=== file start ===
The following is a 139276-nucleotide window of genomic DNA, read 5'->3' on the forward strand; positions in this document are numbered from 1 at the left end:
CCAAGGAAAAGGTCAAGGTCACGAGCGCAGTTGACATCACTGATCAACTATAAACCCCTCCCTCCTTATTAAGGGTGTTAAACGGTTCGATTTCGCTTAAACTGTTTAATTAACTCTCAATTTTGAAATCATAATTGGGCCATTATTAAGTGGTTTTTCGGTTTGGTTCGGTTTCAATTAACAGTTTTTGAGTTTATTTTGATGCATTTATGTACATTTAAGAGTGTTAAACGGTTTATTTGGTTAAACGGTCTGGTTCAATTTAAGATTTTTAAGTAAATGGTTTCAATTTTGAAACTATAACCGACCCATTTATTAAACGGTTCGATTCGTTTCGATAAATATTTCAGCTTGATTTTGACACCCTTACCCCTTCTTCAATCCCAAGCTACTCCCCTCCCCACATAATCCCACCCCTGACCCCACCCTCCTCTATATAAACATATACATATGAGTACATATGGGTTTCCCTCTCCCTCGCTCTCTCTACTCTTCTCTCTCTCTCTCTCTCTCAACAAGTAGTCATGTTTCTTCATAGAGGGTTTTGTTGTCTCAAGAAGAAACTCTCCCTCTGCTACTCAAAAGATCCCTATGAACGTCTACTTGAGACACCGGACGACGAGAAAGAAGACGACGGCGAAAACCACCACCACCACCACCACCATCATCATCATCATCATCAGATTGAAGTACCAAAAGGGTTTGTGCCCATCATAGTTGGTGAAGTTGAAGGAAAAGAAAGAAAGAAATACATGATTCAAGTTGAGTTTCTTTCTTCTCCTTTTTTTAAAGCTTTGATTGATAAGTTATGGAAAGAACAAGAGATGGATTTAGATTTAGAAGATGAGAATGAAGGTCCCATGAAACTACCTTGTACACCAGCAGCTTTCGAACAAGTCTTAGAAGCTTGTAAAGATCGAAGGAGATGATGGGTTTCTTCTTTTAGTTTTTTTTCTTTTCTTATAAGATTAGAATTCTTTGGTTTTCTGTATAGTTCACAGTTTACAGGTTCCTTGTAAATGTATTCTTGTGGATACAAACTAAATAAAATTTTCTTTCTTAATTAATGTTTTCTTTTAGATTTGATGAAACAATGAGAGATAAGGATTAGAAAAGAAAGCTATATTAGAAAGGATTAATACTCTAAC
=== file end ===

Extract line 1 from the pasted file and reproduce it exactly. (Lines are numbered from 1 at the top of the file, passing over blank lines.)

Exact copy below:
The following is a 139276-nucleotide window of genomic DNA, read 5'->3' on the forward strand; positions in this document are numbered from 1 at the left end: